“My son Kevin is forever thirty-eight years old.
He/we, I say that like that because he did not suffer alone, he told me he had a drug problem and I made it my problem too, so we both fought it, for 20 years. Rehabs, programs, jail, love, you name it and it’s not ever more serious than the drug. To be fair, Kevin had medical issues upon birth which required surgeries, abdominal, which take a while to heal and are more painful, which now that I look back (I hate knowing this now) those surgeries were the beginning of the end for Kevin. His body liked the drugs, and he hated them. Of course later in his late 20’s he could no longer get those pain meds and switched to heroin.
I was a single parent, and it was just Kevin and I until he was 13, then I was pregnant with his first sibling (and only now), he was over-joyed to say the least. One of my favorite memories is when I brought his little sister home from the hospital, he scooped her from my arms and cradled her all afternoon and night. Every day he flew home from school to be with her and she adored him, and always has. She misses her big brother, her comfort in the storm, her big strong man, her best friend, she misses him sooooo much.
What drove my son every day of his life was his undying love for his family and his friends, and his fellow man. He gave the shirt off his back, his last dollar, everything he had if you needed it. If your car broke down in the middle of the night, you called my son, then he woke me up to drive him and his tools to wherever you were and he never took a dime from anyone doing that, he’d always say, “no way man, you’re going to need that cash for more parts”, and “no thanks, just do a favor for someone else sometime in my name”.
He was the funniest man on any job site, you could hear people laughing all the time at work, he was goofy, and he hated seeing anyone in a bad mood so he kept the laughs going.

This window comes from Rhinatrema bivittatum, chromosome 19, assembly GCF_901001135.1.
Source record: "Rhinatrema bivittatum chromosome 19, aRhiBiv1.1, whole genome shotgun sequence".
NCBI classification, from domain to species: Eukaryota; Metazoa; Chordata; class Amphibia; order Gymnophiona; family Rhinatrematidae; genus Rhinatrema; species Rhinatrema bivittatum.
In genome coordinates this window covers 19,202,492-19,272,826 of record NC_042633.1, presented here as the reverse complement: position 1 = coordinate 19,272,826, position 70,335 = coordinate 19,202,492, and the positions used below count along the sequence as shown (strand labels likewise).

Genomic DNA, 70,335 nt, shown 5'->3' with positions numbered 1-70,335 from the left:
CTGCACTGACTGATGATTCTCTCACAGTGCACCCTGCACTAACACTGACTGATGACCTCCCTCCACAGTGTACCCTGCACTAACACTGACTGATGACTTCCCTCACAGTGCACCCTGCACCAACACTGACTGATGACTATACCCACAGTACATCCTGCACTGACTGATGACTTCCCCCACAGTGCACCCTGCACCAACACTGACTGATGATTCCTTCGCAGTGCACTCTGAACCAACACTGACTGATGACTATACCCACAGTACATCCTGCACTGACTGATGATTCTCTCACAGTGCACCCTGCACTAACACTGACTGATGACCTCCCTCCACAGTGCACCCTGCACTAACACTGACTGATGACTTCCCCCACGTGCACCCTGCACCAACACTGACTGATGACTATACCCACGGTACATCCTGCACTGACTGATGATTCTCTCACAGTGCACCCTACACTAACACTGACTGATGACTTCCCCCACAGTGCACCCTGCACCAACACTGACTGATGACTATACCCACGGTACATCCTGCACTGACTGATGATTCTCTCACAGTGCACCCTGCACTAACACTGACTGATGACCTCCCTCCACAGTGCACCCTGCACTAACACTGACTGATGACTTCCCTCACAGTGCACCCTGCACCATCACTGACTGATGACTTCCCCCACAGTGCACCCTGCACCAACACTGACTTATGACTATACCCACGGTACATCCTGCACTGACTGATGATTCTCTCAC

He lived every day as if it were his last, he tried to be happy every day, he always called in the morning (he knew I was terrified if I didn’t hear from him by 10) and he called every night to say goodnight, even into his late 30’s. He loved/loves his family.
I was fortunate to convince him to move in with me for the last almost 2 years of his life. His little sister was in college and moved out so he moved in and we had the best 2 years since his childhood. He had me laughing so hard every day, he helped me with everything, he fixed everything, he stood up for me, and he had my back. As I had his. Although (hauntingly now that I think about it) he would tell me “I’m going to have to die before you Mom, because I can’t live without you.” I guess those words are true now.
He did not die at home, I guess in some respect I should be grateful for that. He was going out, on a date, he was thrilled because the young lady was 26 years old and him being 38, he thought he was the stud. He got all dressed up, got a haircut, shaved, and told me he loved me and would call me if he wasn’t coming home. I never received any call.
My Kevin, he was loyal, smart, funny, loving, grateful, empathetic, a best friend, a best brother, the best son, and our personal hero.”
Written by Gail Mathews